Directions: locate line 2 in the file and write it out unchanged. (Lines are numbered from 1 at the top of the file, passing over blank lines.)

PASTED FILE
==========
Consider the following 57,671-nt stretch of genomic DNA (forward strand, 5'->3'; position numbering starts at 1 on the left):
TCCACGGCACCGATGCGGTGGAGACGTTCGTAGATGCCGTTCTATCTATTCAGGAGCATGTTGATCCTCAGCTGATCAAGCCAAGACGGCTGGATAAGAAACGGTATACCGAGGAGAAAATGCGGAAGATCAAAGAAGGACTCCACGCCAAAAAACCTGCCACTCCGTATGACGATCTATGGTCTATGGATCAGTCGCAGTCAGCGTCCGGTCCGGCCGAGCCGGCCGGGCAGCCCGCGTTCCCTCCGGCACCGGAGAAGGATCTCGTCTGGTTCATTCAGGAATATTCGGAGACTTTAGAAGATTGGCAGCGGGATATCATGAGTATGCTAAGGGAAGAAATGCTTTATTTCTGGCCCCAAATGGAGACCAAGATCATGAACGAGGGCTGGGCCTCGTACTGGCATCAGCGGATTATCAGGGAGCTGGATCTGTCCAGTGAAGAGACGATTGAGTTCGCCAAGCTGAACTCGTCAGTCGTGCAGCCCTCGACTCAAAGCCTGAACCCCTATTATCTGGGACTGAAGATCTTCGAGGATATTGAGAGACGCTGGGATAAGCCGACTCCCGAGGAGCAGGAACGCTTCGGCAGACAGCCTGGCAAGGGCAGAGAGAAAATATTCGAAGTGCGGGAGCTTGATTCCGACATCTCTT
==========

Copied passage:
TCCACGGCACCGATGCGGTGGAGACGTTCGTAGATGCCGTTCTATCTATTCAGGAGCATGTTGATCCTCAGCTGATCAAGCCAAGACGGCTGGATAAGAAACGGTATACCGAGGAGAAAATGCGGAAGATCAAAGAAGGACTCCACGCCAAAAAACCTGCCACTCCGTATGACGATCTATGGTCTATGGATCAGTCGCAGTCAGCGTCCGGTCCGGCCGAGCCGGCCGGGCAGCCCGCGTTCCCTCCGGCACCGGAGAAGGATCTCGTCTGGTTCATTCAGGAATATTCGGAGACTTTAGAAGATTGGCAGCGGGATATCATGAGTATGCTAAGGGAAGAAATGCTTTATTTCTGGCCCCAAATGGAGACCAAGATCATGAACGAGGGCTGGGCCTCGTACTGGCATCAGCGGATTATCAGGGAGCTGGATCTGTCCAGTGAAGAGACGATTGAGTTCGCCAAGCTGAACTCGTCAGTCGTGCAGCCCTCGACTCAAAGCCTGAACCCCTATTATCTGGGACTGAAGATCTTCGAGGATATTGAGAGACGCTGGGATAAGCCGACTCCCGAGGAGCAGGAACGCTTCGGCAGACAGCCTGGCAAGGGCAGAGAGAAAATATTCGAAGTGCGGGAGCTTGATTCCGACATCTCTT